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26 August 2010 @ 10:05 am
At Tara in this fateful hour…  

Mom, Dad, Young Indiana and I went out to the Hill of Tara yesterday. This is one for my Bucket List, as I’ve wanted to go to Tara since I was about, oh, eight, and read A WRINKLE IN TIME and its companion novels, of which I believe A SWIFTLY TILTING PLANET may be my favorite. (I should re-read those.)

It’s worth being on the Bucket List. I’m sure that for many people it’s just a big lump of hills and gulleys with no spectacular import, but for me, walking over territory which was sacred thousands of years ago, and which has left its mark on the land, is something special.

The view is spectacular. Tradition holds you can see from one end of Ireland to the other from Tara, and the impression you’re left with, standing up there in the wind, is that you can. You certainly can see to every bordering mountain range (such as they are), and you can watch the rain whip in from the distance while the sun scrapes through clouds above you to splash brightness on patchwork earth.

The Stone of Destiny (which is supposed to shriek so loudly as to be heard across Ireland when the true king of Ireland lays hands on it) was not where I thought it was, but it turned out that it’d been moved at some point, and the place I /thought/ it was supposed to be is where it used to be. It did not, to our dismay, scream when any of us touched it–but Young Indiana was asleep, so didn’t lay his hands on, and so might yet be the true kind of Ireland. :)

I didn’t, as it turned out, take all that many pictures, because mostly what Tara *looks* like *is* a big green of small gulleys and hills. It gets more interesting from an ariel view, because you start being able to see things like the Hall of Kings’ actual structure, but from the ground it just looks like you’re walking along between a couple of long low hills.

Usually, though, you don’t catch a whisper of cheers from warriors past carried on the wind behind you as you walk between hillocks.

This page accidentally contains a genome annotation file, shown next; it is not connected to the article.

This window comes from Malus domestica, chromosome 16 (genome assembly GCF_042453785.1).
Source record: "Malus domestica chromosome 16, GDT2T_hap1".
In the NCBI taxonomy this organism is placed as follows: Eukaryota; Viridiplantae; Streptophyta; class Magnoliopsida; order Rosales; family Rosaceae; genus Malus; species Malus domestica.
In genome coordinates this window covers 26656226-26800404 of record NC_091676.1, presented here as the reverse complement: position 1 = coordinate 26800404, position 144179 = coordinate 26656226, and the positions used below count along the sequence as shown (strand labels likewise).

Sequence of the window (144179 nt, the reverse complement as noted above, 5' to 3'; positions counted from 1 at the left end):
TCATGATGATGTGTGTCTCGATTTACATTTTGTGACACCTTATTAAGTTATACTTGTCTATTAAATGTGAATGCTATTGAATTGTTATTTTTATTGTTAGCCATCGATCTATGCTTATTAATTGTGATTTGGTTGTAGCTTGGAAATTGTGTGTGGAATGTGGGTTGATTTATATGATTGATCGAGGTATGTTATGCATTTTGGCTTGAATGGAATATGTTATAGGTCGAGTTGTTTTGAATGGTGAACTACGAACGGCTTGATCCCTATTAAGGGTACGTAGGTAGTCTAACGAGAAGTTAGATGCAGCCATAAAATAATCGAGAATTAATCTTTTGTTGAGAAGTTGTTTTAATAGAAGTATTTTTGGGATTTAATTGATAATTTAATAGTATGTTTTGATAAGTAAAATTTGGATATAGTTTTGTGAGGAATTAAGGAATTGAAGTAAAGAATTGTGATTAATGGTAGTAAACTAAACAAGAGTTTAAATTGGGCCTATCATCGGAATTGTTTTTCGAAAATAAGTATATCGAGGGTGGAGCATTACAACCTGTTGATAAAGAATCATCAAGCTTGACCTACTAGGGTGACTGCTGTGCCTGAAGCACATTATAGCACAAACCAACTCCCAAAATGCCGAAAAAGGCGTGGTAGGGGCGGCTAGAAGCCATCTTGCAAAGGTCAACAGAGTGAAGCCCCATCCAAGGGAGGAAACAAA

Photos here.

(x-posted from the essential kit)
 
 
Current Mood: pleasedpleased
 
 
 
Colettebellinghwoman on August 26th, 2010 07:39 am (UTC)
I was about, oh, eight, and read A WRINKLE IN TIME

Goodness, that brings back memories! I first read it at about the same age and I always think of it as the first SF book I read; it made a deep impression on me. I had borrowed it from the library so didn't have my own copy, but quite a few years ago I decided that I would like one and started looking for it in bookshops. I didn't find a copy until I spent a weekend in Hay-on-Wye about a decade ago and I was immensely pleased. I hadn't realised that there were companion novels - I shall look into aquiring those too :-)
kitmizkit on August 26th, 2010 12:39 pm (UTC)
Yes! A WIND IN THE DOOR and A SWIFTLY TILTING PLANET, plus a couple of others which are less Meg-and-Charles-centric. Cool, glad to have expanded your knowledge about those books! :)

The Dark is Rising Sequence (which is more properly fantasy, I suppose, than SF) is what sticks in my mind as the first fantasy I ever read. The first SF novel I read, around age 7 or 8, too, was THE CITY UNDER GROUND, which, upon re-reading as an adult, surprised me with all the religious overtones. :) And I was about nine when I read Heinlein's TUNNEL IN THE SKY. The years of my life, marked out in fiction. :)